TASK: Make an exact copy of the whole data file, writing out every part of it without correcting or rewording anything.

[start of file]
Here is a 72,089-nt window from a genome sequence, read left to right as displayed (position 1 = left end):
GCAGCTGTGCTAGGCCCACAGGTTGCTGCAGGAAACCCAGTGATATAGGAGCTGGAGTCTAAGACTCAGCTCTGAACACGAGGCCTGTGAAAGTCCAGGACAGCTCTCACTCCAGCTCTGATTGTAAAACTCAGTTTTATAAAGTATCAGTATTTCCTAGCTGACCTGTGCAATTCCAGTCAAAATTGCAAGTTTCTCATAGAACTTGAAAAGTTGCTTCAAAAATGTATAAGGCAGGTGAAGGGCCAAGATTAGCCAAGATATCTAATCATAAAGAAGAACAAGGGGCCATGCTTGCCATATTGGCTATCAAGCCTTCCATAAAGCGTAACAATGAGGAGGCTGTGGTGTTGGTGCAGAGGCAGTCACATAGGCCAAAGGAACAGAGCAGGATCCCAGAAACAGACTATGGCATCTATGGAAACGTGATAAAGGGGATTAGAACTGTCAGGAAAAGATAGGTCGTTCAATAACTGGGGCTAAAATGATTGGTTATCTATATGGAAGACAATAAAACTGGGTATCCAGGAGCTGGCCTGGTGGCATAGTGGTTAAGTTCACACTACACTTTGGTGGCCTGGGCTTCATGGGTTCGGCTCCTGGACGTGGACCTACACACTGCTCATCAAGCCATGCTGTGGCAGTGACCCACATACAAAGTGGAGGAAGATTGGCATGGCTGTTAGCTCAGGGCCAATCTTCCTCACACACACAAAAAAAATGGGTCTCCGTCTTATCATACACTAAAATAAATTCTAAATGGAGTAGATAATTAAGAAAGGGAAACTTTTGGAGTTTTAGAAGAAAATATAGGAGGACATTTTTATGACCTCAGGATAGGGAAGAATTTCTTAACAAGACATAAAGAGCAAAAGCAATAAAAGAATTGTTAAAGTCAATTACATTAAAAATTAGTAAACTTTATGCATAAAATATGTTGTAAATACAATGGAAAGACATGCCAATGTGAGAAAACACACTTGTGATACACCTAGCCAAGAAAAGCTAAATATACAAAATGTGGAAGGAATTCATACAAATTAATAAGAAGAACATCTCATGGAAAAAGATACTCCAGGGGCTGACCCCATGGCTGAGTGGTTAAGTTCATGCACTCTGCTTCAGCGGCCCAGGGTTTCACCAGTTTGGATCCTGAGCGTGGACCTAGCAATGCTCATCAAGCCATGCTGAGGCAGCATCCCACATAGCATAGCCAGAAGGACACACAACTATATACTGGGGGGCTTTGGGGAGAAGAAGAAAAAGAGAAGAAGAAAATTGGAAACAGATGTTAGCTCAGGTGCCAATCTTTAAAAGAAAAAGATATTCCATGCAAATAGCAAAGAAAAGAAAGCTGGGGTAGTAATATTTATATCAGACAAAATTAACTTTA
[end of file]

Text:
Here is a 72,089-nt window from a genome sequence, read left to right as displayed (position 1 = left end):
GCAGCTGTGCTAGGCCCACAGGTTGCTGCAGGAAACCCAGTGATATAGGAGCTGGAGTCTAAGACTCAGCTCTGAACACGAGGCCTGTGAAAGTCCAGGACAGCTCTCACTCCAGCTCTGATTGTAAAACTCAGTTTTATAAAGTATCAGTATTTCCTAGCTGACCTGTGCAATTCCAGTCAAAATTGCAAGTTTCTCATAGAACTTGAAAAGTTGCTTCAAAAATGTATAAGGCAGGTGAAGGGCCAAGATTAGCCAAGATATCTAATCATAAAGAAGAACAAGGGGCCATGCTTGCCATATTGGCTATCAAGCCTTCCATAAAGCGTAACAATGAGGAGGCTGTGGTGTTGGTGCAGAGGCAGTCACATAGGCCAAAGGAACAGAGCAGGATCCCAGAAACAGACTATGGCATCTATGGAAACGTGATAAAGGGGATTAGAACTGTCAGGAAAAGATAGGTCGTTCAATAACTGGGGCTAAAATGATTGGTTATCTATATGGAAGACAATAAAACTGGGTATCCAGGAGCTGGCCTGGTGGCATAGTGGTTAAGTTCACACTACACTTTGGTGGCCTGGGCTTCATGGGTTCGGCTCCTGGACGTGGACCTACACACTGCTCATCAAGCCATGCTGTGGCAGTGACCCACATACAAAGTGGAGGAAGATTGGCATGGCTGTTAGCTCAGGGCCAATCTTCCTCACACACACAAAAAAAATGGGTCTCCGTCTTATCATACACTAAAATAAATTCTAAATGGAGTAGATAATTAAGAAAGGGAAACTTTTGGAGTTTTAGAAGAAAATATAGGAGGACATTTTTATGACCTCAGGATAGGGAAGAATTTCTTAACAAGACATAAAGAGCAAAAGCAATAAAAGAATTGTTAAAGTCAATTACATTAAAAATTAGTAAACTTTATGCATAAAATATGTTGTAAATACAATGGAAAGACATGCCAATGTGAGAAAACACACTTGTGATACACCTAGCCAAGAAAAGCTAAATATACAAAATGTGGAAGGAATTCATACAAATTAATAAGAAGAACATCTCATGGAAAAAGATACTCCAGGGGCTGACCCCATGGCTGAGTGGTTAAGTTCATGCACTCTGCTTCAGCGGCCCAGGGTTTCACCAGTTTGGATCCTGAGCGTGGACCTAGCAATGCTCATCAAGCCATGCTGAGGCAGCATCCCACATAGCATAGCCAGAAGGACACACAACTATATACTGGGGGGCTTTGGGGAGAAGAAGAAAAAGAGAAGAAGAAAATTGGAAACAGATGTTAGCTCAGGTGCCAATCTTTAAAAGAAAAAGATATTCCATGCAAATAGCAAAGAAAAGAAAGCTGGGGTAGTAATATTTATATCAGACAAAATTAACTTTA